A former cleaner weighs in on “cleanergate”

Gergana Krasteva shares the industry's secrets

The latest internet divide started by Owen Jones saw middle-class professionals defending their right to rehire their domestic cleaners. As a former cleaner, there are a few things I want you to know about the industry. By Gergana Krasteva.

Leave it to a Tory government to ease lockdown measures because it cannot cope without domestic cleaners.

The latest internet divide started by journalist Owen Jones saw middle-class professionals defending their right to rehire their domestic cleaners.

There are many problems surrounding the industry that amounts to more than 900,000 mostly female workers from lower socioeconomic backgrounds – from appallingly low wages, cash-in-hand payments and zero-hour contracts to shortage of PPE.

I should know, because I was one.

My pristine CV does not feature the line ‘former illegal cleaner’, probably because of the bleak attitude towards unskilled Eastern European women ‘taking’ British jobs.

I arrived in London in 2012 when Bulgarians needed a visa to work in the country, so I found an agency in North London that did not care if I had one.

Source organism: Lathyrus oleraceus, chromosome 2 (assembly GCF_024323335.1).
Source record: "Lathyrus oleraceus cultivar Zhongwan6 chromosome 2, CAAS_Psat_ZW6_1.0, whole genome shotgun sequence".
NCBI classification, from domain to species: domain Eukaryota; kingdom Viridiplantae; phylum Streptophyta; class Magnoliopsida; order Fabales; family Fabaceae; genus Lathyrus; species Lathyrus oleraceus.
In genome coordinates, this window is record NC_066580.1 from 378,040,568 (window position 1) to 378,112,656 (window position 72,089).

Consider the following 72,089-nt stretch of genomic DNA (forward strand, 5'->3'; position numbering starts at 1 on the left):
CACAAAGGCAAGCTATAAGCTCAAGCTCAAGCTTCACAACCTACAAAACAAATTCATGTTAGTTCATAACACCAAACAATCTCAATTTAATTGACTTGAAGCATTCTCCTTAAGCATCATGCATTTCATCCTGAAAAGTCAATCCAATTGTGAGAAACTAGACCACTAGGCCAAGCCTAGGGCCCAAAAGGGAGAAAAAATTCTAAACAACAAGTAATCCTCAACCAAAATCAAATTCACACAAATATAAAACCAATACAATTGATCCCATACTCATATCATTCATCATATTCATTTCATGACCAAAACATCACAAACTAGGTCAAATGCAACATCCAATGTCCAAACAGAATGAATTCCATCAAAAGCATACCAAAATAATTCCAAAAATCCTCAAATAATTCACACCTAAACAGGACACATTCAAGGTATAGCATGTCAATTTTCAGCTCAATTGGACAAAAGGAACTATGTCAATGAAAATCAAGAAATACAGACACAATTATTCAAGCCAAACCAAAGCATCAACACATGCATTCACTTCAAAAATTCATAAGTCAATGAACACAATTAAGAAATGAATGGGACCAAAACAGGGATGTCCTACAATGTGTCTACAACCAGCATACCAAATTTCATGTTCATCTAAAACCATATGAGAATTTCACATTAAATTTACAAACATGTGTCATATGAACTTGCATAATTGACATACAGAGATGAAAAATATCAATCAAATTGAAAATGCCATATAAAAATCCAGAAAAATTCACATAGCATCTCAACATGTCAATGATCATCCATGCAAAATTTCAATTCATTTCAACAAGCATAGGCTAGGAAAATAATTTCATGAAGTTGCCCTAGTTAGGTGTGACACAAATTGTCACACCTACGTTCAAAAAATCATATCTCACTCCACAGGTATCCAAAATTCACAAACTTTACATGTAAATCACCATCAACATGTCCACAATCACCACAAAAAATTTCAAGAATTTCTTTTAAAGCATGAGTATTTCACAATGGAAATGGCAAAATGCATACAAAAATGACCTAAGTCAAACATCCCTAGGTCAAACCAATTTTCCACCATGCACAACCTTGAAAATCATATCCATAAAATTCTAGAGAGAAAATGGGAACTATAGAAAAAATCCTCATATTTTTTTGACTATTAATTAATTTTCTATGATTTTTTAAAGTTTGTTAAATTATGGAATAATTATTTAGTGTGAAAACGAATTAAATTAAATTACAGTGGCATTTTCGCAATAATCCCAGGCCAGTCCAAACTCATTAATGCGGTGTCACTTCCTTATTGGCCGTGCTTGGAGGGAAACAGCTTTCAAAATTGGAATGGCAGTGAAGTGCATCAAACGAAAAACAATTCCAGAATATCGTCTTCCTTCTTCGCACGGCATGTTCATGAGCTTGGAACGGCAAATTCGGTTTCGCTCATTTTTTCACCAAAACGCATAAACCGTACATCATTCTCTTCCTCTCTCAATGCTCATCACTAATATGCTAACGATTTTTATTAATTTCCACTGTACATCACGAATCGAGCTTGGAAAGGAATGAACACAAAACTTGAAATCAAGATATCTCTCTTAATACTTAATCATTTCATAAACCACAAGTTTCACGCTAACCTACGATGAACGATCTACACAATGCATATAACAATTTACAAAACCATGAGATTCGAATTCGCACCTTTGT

For them, I was just another Eastern European woman that had agreed to work for less than minimum wage – this varied between four and five pounds an hour.

I spent most of my working day on the public transport, from one home to another, carrying a numbingly heavy rucksack stocked with bottles of disinfectant.

I cleaned grubby student halls over the summer and private homes for the rest of the year, and some of the highlights included a client who followed me around his flat while I mopped to tell me about how he cheated on his girlfriend.

Despite the anxiety that these memories bring me, it was not the physical work that bothered me as much as the uncertainty that came hand-in-hand, which is now amplified by the pandemic for those in the industry.

The internet debacle branded as ‘Cleanergate’ asked many self-defining questions – should I have a cleaner, should I ask them to come back to work, should I put them on furlough while they stay at home?

The truth is there is nothing immoral about having a cleaner – some people are too busy to devote time to chores and some do not want to, and I would have not survived without the work.

That said, while there is nothing inherently exploitative about domestic labour as a concept, asking your cleaner to return to work without appropriate PPE and strict safety guidelines during a pandemic, is irresponsible.

While the government still debates whether public transport is safe and if facemasks provide appropriate protection, rather than putting the pressure on domestic cleaners by asking them if they wish to be rehired, put them on furlough and pay their wages.

Whether you clean your house in the meantime is up to you.